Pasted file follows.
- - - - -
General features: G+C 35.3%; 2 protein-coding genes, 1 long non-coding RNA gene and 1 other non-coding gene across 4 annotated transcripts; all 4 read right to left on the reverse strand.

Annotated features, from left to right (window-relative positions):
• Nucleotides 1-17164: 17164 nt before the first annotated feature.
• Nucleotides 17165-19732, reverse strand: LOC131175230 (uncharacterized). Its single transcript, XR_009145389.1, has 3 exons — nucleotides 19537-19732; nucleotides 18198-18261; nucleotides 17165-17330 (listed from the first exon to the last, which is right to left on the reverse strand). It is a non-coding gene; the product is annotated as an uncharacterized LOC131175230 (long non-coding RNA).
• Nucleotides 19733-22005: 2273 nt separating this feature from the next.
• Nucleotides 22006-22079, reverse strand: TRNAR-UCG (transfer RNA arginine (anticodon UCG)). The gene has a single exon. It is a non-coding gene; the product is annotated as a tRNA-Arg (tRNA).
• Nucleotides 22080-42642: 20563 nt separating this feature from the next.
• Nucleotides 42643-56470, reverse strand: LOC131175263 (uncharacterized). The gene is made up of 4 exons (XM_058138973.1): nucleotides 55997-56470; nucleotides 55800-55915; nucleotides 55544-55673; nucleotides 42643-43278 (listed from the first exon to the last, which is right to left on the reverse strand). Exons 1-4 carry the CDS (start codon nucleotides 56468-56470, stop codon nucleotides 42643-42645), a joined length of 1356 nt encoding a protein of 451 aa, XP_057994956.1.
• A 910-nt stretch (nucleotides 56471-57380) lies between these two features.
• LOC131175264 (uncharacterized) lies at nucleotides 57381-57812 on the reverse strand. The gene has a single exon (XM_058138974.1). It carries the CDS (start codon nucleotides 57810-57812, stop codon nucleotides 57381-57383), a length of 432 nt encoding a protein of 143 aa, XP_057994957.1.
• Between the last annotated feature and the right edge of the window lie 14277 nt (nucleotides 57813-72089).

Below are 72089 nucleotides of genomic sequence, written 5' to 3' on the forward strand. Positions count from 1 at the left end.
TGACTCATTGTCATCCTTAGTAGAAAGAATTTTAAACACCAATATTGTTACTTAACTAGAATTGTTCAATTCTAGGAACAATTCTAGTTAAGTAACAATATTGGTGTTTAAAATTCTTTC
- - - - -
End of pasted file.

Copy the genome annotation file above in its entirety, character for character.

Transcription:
General features: G+C 35.3%; 2 protein-coding genes, 1 long non-coding RNA gene and 1 other non-coding gene across 4 annotated transcripts; all 4 read right to left on the reverse strand.

Annotated features, from left to right (window-relative positions):
• Nucleotides 1-17164: 17164 nt before the first annotated feature.
• Nucleotides 17165-19732, reverse strand: LOC131175230 (uncharacterized). Its single transcript, XR_009145389.1, has 3 exons — nucleotides 19537-19732; nucleotides 18198-18261; nucleotides 17165-17330 (listed from the first exon to the last, which is right to left on the reverse strand). It is a non-coding gene; the product is annotated as an uncharacterized LOC131175230 (long non-coding RNA).
• Nucleotides 19733-22005: 2273 nt separating this feature from the next.
• Nucleotides 22006-22079, reverse strand: TRNAR-UCG (transfer RNA arginine (anticodon UCG)). The gene has a single exon. It is a non-coding gene; the product is annotated as a tRNA-Arg (tRNA).
• Nucleotides 22080-42642: 20563 nt separating this feature from the next.
• Nucleotides 42643-56470, reverse strand: LOC131175263 (uncharacterized). The gene is made up of 4 exons (XM_058138973.1): nucleotides 55997-56470; nucleotides 55800-55915; nucleotides 55544-55673; nucleotides 42643-43278 (listed from the first exon to the last, which is right to left on the reverse strand). Exons 1-4 carry the CDS (start codon nucleotides 56468-56470, stop codon nucleotides 42643-42645), a joined length of 1356 nt encoding a protein of 451 aa, XP_057994956.1.
• A 910-nt stretch (nucleotides 56471-57380) lies between these two features.
• LOC131175264 (uncharacterized) lies at nucleotides 57381-57812 on the reverse strand. The gene has a single exon (XM_058138974.1). It carries the CDS (start codon nucleotides 57810-57812, stop codon nucleotides 57381-57383), a length of 432 nt encoding a protein of 143 aa, XP_057994957.1.
• Between the last annotated feature and the right edge of the window lie 14277 nt (nucleotides 57813-72089).

Below are 72089 nucleotides of genomic sequence, written 5' to 3' on the forward strand. Positions count from 1 at the left end.
TGACTCATTGTCATCCTTAGTAGAAAGAATTTTAAACACCAATATTGTTACTTAACTAGAATTGTTCAATTCTAGGAACAATTCTAGTTAAGTAACAATATTGGTGTTTAAAATTCTTTC